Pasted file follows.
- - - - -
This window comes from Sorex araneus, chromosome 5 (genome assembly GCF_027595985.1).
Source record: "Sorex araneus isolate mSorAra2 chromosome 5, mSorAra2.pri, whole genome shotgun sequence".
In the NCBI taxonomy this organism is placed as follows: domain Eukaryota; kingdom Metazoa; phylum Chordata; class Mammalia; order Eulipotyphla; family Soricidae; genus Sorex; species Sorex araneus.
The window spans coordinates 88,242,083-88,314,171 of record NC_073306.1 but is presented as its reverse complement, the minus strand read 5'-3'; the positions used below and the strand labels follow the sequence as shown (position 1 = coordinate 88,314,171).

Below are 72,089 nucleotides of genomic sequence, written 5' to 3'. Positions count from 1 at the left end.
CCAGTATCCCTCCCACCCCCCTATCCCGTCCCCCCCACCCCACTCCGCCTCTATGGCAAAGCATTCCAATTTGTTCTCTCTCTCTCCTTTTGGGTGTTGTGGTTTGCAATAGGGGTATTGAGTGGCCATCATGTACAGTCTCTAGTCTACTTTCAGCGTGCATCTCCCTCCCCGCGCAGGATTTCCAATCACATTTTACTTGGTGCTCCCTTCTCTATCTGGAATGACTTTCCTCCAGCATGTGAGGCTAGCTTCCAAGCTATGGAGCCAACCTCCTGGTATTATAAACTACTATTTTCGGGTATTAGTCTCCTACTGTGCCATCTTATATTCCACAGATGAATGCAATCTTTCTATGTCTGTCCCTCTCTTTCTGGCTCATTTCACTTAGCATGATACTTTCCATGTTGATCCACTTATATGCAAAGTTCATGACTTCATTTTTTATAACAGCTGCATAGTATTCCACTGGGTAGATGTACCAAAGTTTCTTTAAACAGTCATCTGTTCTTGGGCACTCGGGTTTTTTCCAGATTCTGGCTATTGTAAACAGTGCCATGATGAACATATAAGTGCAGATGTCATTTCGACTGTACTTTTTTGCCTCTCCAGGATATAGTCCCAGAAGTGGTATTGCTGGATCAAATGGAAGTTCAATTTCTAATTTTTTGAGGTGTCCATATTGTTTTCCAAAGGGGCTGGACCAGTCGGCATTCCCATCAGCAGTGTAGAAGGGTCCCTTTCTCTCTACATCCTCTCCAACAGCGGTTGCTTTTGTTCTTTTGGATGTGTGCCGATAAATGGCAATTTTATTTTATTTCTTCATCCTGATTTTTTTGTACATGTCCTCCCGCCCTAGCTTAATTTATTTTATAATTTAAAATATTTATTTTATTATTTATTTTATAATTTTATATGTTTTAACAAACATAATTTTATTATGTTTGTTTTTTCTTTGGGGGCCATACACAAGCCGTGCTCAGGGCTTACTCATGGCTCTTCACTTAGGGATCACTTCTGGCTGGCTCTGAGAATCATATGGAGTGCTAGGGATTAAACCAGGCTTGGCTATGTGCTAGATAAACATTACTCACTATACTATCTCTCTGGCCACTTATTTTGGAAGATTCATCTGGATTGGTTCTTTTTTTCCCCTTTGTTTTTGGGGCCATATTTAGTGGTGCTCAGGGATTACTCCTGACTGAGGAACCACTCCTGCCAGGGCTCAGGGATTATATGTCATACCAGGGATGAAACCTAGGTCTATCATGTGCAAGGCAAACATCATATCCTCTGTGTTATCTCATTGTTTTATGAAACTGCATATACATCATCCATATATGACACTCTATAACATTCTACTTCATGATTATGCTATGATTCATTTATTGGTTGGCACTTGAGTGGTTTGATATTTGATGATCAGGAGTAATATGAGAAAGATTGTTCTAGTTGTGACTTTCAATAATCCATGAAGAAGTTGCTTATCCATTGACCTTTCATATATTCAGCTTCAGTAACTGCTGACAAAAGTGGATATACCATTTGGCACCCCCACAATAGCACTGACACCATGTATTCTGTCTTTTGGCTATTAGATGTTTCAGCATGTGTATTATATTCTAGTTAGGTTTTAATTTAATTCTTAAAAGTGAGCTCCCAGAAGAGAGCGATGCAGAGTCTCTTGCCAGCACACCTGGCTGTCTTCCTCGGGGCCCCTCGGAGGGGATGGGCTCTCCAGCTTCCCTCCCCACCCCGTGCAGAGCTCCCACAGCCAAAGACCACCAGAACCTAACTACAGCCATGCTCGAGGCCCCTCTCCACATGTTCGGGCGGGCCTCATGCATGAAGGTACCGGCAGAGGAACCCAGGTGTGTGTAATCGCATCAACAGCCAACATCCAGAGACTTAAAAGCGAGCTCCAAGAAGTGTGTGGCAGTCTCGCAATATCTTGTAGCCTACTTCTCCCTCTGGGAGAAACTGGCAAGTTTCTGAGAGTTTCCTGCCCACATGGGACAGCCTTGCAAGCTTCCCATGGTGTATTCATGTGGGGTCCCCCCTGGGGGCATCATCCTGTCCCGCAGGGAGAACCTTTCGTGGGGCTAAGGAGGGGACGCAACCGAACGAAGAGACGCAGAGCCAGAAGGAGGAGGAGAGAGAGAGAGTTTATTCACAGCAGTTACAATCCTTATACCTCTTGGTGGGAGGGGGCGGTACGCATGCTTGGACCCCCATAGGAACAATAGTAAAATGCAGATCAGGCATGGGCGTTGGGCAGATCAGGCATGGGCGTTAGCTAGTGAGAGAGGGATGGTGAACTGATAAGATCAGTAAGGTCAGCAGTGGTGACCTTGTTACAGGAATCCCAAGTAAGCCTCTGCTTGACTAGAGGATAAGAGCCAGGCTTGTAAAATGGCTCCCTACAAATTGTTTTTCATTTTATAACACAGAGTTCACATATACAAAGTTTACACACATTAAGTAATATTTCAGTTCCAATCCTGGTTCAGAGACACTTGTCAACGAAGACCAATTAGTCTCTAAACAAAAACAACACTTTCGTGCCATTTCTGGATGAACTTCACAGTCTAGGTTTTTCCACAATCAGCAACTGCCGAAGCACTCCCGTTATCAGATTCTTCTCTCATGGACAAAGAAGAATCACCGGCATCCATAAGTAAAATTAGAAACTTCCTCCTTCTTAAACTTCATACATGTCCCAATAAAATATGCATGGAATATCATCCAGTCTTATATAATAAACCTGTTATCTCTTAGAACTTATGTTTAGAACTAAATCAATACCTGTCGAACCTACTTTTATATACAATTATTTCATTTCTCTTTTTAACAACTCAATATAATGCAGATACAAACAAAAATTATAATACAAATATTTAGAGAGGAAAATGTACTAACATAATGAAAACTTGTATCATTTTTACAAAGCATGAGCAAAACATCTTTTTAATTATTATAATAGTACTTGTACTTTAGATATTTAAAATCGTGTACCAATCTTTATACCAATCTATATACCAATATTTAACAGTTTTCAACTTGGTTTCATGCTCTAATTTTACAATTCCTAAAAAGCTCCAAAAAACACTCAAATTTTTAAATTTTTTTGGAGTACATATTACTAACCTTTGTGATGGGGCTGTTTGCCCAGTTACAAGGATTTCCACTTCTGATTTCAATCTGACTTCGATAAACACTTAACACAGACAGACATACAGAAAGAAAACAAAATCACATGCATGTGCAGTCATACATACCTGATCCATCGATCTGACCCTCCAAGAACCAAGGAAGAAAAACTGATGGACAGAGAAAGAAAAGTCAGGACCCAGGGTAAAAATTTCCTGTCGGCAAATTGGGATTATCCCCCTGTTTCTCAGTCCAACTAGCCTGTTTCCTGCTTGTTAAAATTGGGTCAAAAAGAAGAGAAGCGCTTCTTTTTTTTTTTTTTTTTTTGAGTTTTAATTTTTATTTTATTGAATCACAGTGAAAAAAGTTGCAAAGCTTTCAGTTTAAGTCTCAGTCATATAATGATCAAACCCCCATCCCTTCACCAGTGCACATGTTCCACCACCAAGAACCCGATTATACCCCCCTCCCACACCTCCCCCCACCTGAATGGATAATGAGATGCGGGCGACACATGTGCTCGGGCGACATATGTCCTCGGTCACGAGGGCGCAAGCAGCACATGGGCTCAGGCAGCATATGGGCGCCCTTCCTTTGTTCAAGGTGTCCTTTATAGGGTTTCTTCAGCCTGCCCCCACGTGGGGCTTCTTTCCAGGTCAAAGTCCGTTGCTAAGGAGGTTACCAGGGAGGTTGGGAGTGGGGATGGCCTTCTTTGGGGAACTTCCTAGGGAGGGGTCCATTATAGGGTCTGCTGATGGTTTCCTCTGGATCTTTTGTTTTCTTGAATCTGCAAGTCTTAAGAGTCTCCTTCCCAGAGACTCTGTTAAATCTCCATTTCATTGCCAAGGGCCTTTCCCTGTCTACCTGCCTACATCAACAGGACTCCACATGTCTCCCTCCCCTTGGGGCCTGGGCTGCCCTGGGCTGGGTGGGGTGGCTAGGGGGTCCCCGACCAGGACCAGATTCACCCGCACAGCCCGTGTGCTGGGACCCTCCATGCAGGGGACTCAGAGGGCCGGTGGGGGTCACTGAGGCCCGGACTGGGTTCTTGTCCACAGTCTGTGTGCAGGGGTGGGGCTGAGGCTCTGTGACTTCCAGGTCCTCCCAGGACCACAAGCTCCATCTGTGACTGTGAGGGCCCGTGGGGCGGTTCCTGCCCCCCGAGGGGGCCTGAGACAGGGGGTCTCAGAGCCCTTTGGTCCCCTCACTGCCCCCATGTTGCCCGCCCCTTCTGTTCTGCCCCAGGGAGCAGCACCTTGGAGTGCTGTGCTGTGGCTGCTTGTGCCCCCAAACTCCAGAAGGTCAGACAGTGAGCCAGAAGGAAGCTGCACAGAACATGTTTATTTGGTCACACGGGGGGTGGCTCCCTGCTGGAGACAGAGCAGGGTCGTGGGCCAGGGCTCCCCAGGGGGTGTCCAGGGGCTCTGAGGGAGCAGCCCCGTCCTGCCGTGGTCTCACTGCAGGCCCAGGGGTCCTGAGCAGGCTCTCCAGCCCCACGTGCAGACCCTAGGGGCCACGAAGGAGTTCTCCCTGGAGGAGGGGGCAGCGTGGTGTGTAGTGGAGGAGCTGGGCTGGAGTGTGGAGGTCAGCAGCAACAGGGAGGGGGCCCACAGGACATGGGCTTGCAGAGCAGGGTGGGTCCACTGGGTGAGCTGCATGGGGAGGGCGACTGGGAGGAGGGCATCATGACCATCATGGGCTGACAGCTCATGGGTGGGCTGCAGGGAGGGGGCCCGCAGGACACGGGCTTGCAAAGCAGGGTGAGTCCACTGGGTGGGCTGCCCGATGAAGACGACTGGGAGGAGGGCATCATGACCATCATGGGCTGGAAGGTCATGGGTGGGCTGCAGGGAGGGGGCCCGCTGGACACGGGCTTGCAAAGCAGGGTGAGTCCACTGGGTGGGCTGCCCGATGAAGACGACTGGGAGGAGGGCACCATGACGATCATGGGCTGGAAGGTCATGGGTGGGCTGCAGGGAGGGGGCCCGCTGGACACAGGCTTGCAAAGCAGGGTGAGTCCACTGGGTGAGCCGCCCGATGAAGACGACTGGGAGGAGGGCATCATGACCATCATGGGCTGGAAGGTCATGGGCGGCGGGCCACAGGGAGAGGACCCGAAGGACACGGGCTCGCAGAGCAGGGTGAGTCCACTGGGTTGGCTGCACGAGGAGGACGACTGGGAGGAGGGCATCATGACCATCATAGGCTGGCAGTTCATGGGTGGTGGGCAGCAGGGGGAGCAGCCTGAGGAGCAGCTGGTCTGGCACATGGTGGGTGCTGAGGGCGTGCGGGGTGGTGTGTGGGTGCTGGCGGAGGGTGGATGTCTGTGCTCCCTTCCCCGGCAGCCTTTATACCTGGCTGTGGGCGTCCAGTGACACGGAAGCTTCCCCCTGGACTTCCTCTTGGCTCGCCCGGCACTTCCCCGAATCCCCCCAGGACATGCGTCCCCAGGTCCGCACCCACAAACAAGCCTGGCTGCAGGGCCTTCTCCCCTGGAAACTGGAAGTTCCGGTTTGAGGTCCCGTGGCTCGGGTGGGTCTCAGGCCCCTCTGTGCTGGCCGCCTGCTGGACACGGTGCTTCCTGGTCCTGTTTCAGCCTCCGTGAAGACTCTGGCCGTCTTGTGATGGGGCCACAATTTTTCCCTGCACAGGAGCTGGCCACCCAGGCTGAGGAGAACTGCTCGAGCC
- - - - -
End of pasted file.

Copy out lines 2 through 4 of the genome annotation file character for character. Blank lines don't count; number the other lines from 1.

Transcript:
Source record: "Sorex araneus isolate mSorAra2 chromosome 5, mSorAra2.pri, whole genome shotgun sequence".
In the NCBI taxonomy this organism is placed as follows: domain Eukaryota; kingdom Metazoa; phylum Chordata; class Mammalia; order Eulipotyphla; family Soricidae; genus Sorex; species Sorex araneus.
The window spans coordinates 88,242,083-88,314,171 of record NC_073306.1 but is presented as its reverse complement, the minus strand read 5'-3'; the positions used below and the strand labels follow the sequence as shown (position 1 = coordinate 88,314,171).